Given the combination of quite a technical subject and a stilted, academic and older English idiom, this book is surprisingly readable, and a starting point to learning much more about psychology.


2013 Book Report 19: Getting Started With Raspberry Pi – Matt Richardson and Shawn Wallace

For most geeks the Raspberry Pi (from now on the RPi) needs no introduction. Originally designed to enthuse children by providing a small, easy to understand computer, the RPi has taken the geek world by storm, and has sold more than a million units.

It isn’t clear how many of these units have found their way into the hands of youngsters… I suspect most have gone to adults enticed by the low cost computer that bucks the trend for more and more powerful processors.

This book then, is a sort of manual for getting to grips with the RPi. Most users will, I suspect have started their RPi journey using resources that they found on the internet, so a perfectly valid question to ask might well be what advantage a book, static and unchanging can have in the fast moving world of open source.

This seems to me to be the biggest weakness of what is otherwise an excellent resource. The world of computing changes quickly, and this is especially the case at the fringes, and items like the RPi are definitely on the fringe.

The book covers useful territory such as what the various components on the RPi’s board are (surely part of the demystifying of this small computer), how to obtain and install a suitable operating system (one of the areas that has changed most rapidly) and what to expect when you first boot the system.

These are all great tools for beginners, and I would suggest that the thing that you are getting in a book, rather than a random collection of web pages is the expectation that the writing is well done, clear and easy to follow. In my opinion that is exactly what the reader gets here.

The rest of the book is a quick trip through some of the things that you can do with a RPi. This is a useful section in that when I first got one the question I got most often was ‘what is it for’. The really interesting thing with a device like the RPi is that it has connectors which can be used in software to do a whole range of things. These connectors offer a range of ways of interacting with the world. One day I may even build something from the suggestions (or I may try and find something useful to do online).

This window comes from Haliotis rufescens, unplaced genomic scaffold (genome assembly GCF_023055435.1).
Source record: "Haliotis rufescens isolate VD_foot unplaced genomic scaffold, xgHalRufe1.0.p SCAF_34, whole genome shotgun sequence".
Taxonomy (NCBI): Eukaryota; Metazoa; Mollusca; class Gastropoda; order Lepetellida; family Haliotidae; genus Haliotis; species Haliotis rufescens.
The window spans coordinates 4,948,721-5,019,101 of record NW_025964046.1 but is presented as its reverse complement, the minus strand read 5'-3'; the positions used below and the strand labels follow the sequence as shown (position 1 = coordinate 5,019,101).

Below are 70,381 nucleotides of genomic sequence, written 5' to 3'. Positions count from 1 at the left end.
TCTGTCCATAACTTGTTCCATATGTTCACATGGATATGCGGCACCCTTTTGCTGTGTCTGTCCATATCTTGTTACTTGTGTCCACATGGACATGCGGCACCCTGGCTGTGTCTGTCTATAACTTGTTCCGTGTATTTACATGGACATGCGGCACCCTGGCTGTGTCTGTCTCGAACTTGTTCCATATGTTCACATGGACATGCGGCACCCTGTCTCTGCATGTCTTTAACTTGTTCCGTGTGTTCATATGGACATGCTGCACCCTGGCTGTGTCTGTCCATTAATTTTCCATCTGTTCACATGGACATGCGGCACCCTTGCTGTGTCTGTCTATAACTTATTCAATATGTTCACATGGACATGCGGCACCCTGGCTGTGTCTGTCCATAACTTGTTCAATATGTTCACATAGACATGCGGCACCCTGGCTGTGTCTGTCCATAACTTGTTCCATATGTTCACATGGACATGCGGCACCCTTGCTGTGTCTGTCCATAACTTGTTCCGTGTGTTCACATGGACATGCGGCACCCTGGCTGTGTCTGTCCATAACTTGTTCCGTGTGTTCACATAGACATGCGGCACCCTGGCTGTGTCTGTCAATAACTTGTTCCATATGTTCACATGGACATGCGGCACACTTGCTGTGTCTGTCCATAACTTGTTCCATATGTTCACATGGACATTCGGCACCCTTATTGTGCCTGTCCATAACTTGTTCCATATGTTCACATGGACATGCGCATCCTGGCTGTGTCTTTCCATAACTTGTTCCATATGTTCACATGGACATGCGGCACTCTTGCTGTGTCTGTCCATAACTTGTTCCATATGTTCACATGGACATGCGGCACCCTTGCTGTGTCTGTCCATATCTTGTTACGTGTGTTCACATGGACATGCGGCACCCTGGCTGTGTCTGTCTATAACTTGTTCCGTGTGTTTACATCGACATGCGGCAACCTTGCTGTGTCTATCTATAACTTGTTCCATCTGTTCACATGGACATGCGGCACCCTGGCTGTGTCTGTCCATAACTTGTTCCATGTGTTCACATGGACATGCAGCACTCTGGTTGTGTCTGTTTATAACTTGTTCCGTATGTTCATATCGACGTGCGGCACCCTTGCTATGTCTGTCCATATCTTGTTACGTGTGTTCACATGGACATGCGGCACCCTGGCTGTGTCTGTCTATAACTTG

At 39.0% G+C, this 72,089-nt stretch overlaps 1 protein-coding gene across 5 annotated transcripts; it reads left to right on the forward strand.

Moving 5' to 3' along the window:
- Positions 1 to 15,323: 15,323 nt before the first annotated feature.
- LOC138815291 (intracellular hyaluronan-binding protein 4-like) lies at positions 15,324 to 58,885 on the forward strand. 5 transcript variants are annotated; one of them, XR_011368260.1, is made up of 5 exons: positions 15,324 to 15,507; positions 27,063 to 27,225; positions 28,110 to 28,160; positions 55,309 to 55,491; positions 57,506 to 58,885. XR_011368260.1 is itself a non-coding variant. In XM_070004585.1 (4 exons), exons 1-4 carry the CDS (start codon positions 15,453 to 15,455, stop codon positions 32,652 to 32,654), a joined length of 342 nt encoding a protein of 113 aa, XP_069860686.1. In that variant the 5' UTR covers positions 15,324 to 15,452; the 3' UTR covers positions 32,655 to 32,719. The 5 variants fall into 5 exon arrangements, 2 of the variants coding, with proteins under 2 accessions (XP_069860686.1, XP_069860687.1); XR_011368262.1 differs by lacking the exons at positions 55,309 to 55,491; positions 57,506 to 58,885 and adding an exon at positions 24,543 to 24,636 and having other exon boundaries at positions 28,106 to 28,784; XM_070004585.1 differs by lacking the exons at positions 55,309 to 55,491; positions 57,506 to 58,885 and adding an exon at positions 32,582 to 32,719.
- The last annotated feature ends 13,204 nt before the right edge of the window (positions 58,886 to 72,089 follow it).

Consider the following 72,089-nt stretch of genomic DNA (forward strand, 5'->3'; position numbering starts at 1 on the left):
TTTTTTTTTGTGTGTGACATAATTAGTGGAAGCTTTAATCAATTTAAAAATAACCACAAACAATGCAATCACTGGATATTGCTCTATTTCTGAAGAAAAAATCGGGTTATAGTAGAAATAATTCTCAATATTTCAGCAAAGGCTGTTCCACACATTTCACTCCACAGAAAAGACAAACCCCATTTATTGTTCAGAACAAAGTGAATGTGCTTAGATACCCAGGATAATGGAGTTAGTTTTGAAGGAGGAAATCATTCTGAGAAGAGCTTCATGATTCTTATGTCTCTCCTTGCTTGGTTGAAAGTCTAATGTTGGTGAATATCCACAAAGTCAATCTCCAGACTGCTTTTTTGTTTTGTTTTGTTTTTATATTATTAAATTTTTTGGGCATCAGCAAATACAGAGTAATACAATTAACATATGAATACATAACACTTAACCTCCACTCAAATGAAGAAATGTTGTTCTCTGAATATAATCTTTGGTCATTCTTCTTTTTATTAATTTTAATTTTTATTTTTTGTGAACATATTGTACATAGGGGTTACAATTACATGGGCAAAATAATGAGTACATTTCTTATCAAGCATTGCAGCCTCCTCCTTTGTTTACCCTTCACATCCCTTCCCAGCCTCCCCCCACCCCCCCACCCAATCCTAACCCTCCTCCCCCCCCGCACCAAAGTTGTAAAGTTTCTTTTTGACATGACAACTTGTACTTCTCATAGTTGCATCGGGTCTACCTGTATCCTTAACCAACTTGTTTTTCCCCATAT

In summary, this book is both an easy to read and and easy to follow book. It is well written, and doesn’t come over as being dry (well, not to me, less geek orientated readers may disagree). While it is in danger of being rapidly superceded by the changes in the systems that it describes, the quality of the writing compensates for this danger. I would probably recommend just checking for any updates online before undertaking any particular projects.


2013 Book Report 10: The Man With Two Left Feet and Other Stories – PG Wodehouse.

A confession: I had never read any PG Wodehouse before this book. In fact, I didn’t even watch the much praised TV series starring Hugh Laurie and Stephen Fry. I was, essentially a noob, a novice, a PG Wodehouse virgin.

It is possible that this wasn’t a good book to start my journey with, there may be far better in the canon, but I did enjoy this one enormously.

It is a series of short stories, one of which features PG Wodehouse’s most famous comic creations, Bertie Wooster and Jeeves. But the other stories are all stand alone pieces.

I enjoyed these stories. They are fluffy confections, whimsical and funny enough to raise a smile, though not, for me at least, to make me laugh out loud. Obviously the stories are dated, as is some of the language, but they have stood the test of time. And one advantage of reading books like this on a Kindle is that you can look up the obscure and archaic words simply by placing your cursor over them.

I won’t be rushing out to stock up on PG Wodehouse, but I won’t be averse to reading more in the future.